Mindfulness is a powerful practice for addressing depression, anxiety, and addiction, and inviting healing.
Mindfulness is paying attention to your thoughts, feelings and actions while reserving judgment. With anxiety and depression, the feelings are often frightening and sad. These feelings basically hurt. Addictions of all sorts are ways to find some pleasure despite the pain. Addictive pleasures often lead to more pain, anxiety, depression and other problems.
Mindfulness is most helpful when accompanied by a positive self-image. That can be a matter of faith. To develop faith in yourself, have faith in basic goodness. That is the belief that everybody is basically good despite their struggles. If you can believe that everybody is basically good, then it is not so hard to imagine that you are also basically good. Once you believe that you are basically good, then the painful thoughts and feelings that tell you that you are something worse than good will stand out as wrong. When you believe in your basic goodness and you feel painful feelings, you can recognize those feelings as painful feelings and not mistake them for a reflection of your abilities and worth.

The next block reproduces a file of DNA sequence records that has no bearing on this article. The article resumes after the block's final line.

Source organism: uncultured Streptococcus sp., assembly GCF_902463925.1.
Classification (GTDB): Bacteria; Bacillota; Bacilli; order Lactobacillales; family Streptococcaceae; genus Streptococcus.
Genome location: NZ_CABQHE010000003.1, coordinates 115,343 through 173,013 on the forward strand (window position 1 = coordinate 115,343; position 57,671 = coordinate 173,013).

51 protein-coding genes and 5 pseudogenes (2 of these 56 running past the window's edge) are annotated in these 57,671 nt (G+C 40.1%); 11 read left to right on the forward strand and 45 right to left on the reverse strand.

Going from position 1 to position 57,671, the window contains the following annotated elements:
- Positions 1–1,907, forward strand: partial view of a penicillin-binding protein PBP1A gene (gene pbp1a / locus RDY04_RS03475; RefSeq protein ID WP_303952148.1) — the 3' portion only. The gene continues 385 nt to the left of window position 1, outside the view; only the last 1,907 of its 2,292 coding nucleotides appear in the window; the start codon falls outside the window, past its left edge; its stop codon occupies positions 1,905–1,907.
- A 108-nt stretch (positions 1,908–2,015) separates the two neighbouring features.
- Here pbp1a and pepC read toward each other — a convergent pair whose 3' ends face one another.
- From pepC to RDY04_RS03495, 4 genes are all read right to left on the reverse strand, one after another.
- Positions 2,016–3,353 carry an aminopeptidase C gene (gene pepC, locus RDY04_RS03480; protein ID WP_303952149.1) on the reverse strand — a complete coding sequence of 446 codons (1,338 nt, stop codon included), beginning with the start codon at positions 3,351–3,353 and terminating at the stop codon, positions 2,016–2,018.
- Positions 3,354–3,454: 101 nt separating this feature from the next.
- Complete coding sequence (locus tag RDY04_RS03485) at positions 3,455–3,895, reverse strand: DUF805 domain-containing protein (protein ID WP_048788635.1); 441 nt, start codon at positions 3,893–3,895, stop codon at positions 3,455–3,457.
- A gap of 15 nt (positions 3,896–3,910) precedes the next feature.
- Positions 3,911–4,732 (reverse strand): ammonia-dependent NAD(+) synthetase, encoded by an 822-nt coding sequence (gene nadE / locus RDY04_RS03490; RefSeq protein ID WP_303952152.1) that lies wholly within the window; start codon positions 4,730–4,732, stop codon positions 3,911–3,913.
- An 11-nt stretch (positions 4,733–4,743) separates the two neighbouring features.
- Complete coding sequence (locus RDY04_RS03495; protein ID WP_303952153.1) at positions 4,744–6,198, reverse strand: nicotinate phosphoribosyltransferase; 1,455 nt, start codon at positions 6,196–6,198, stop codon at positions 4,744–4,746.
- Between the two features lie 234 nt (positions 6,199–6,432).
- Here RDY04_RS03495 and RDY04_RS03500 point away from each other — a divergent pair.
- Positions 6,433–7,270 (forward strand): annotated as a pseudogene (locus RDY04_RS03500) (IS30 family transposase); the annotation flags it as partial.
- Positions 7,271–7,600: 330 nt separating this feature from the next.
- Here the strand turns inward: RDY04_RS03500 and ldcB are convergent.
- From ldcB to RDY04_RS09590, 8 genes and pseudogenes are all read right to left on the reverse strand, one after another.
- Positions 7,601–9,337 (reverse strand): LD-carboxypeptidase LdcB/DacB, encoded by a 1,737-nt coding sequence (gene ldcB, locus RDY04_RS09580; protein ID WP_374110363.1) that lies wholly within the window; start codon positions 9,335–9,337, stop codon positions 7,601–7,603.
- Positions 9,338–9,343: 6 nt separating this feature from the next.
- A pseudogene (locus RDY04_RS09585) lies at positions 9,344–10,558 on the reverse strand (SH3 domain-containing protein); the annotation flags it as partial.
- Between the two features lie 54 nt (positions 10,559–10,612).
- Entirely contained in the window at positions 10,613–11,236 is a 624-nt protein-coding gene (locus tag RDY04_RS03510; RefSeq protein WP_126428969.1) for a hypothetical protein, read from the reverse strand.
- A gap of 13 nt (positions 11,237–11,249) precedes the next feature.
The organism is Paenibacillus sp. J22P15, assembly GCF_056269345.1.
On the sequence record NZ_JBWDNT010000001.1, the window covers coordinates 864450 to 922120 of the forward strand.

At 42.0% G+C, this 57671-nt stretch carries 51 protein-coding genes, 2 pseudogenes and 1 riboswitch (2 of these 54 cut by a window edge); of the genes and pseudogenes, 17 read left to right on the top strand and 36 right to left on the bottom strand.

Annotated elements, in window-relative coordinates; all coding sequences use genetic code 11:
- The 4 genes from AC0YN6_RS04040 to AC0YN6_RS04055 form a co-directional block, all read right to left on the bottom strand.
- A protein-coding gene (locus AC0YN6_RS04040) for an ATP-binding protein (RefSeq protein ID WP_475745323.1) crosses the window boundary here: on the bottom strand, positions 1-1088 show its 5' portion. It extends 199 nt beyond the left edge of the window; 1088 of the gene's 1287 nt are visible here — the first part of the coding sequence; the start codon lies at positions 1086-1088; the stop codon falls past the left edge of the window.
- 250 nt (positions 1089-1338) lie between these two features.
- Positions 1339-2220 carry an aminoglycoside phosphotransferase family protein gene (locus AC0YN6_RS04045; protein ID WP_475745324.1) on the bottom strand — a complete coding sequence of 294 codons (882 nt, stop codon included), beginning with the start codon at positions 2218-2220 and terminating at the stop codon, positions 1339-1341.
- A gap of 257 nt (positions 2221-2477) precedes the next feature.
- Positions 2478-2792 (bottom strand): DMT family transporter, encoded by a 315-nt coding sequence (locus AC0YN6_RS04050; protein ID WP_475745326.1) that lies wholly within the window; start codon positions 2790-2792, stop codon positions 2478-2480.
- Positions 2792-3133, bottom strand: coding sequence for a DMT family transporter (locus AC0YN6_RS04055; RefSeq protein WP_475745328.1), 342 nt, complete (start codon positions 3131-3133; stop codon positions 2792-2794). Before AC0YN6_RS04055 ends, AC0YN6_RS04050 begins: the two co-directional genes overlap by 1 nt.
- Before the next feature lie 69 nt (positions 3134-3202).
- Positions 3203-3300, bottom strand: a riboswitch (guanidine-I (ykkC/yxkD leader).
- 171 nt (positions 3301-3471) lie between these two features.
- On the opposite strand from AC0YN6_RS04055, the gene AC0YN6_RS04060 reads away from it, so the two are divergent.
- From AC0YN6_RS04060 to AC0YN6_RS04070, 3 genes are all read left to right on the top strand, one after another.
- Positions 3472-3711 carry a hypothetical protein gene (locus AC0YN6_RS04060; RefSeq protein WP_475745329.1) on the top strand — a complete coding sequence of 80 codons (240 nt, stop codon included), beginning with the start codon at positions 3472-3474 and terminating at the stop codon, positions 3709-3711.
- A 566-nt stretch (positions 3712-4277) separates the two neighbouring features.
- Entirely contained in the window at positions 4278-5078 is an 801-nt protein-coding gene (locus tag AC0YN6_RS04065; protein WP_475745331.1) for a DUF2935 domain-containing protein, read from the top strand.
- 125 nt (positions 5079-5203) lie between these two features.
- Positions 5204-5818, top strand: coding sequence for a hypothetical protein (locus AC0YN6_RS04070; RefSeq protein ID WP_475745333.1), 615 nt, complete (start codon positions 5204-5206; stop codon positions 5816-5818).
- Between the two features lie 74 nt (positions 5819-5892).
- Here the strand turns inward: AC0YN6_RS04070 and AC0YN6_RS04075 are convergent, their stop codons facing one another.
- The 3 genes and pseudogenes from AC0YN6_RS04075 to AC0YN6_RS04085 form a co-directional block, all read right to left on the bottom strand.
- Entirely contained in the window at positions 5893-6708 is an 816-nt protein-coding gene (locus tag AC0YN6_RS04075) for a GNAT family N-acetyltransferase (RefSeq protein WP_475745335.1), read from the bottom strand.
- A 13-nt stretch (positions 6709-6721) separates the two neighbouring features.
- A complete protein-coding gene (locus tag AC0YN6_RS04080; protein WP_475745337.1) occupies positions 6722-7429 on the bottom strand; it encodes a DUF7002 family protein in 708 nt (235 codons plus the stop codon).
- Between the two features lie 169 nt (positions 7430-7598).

Anxiety, depression and addiction are all related. Anxiety is the constant pressure that keeps you feeling off balance. Depression is the long term experience of negative feelings. Addiction is a generally harmful behavior that feeds the feelings of anxiety and depression. With mindfulness, you pay attention to all of your thoughts, feelings and behaviors. Then you can notice how they feed into each other and lead to joy and suffering. Developing a positive self-image will help the healing process and it will improve your ability to seek and accept help with your healing.
To practice mindfulness with anxiety or addictions, notice the feeling and story of your anxiety whenever it occurs. Notice your addictive behaviors whenever they occur. Do not judge what you observe and don’t judge yourself as you remember your basic goodness. Seek help and accept help when you find it. Offer help when you can.